Glasses have wine in them at a dinner, and there’s a “salud” toast in Spanish, but no drinking is shown in foreground
Smoking and/or Drug Use and Abuse:
No smoking or drugs; and,
Resentment but overcome, family conflicts but overcome, man taken away from his family.
ENCANTO is a lively animated musical about a girl living in an isolated magical village in Colombia where everyone in her family has a magical gift but her, but she becomes the only one who can save her family from losing its magic. Beautifully produced, funny and heartwarming, ENCANTO sounds like it could be filled with witchcraft, but the movie explicitly states that family is the real magic and contains overt Christian references, themes, images, and symbolism, which form the backdrop to the story and plot.
The movie’s opening is narrated by Mirabel, a young teenager living in an isolated, magical Colombian village. She explains that years ago, her grandmother and grandfather, their three new babies, and a few friends were menaced by some men and had to flee their village. They escaped into the forest. However, at a small river separating the deep forest from their village, the men were catching up to them. So, Mirabel’s grandfather went out to confront the men, and they took him away. In desperation, her grandmother said a prayer to a candle. The candle became magical and led them to a large magical house in a magical isolated valley nestled in the mountains.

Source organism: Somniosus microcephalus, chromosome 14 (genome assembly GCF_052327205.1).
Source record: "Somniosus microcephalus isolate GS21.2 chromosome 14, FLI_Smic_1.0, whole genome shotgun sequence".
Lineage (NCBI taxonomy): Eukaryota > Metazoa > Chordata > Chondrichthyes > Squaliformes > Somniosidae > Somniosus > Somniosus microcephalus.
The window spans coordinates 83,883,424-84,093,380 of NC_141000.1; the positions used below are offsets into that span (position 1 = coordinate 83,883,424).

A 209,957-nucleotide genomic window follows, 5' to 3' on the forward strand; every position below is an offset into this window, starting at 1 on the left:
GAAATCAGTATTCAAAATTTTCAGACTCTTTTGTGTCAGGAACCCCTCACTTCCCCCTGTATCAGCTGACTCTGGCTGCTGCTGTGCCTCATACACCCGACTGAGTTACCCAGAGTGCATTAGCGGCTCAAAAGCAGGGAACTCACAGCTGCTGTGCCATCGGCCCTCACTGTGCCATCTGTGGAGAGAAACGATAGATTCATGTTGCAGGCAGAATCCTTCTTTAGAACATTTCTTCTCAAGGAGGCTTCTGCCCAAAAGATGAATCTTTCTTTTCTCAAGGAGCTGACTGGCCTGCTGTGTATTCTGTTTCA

The community grew into a thriving village. To their surprise, the villagers discovered that, when they turn five, every child receives a magical gift from the candle, including the grandmother’s triplets. Ten years ago, however, unlike her two sisters, Isabela and Luisa, and her mother, Julietta, Mirabel didn’t receive a magical gift.
Mirabel tries to keep a stiff upper lift and do everything for her family. For instance, she helps her 5-year-old cousin, Antonio, when he becomes scared and wonders if he won’t get a gift, like her. Deep down, however, Mirabel is unhappy and has begun to grow resentful toward her older sister, Isabela, who’s beautiful, can create flowers and plants out of thin air, and is about ready to marry.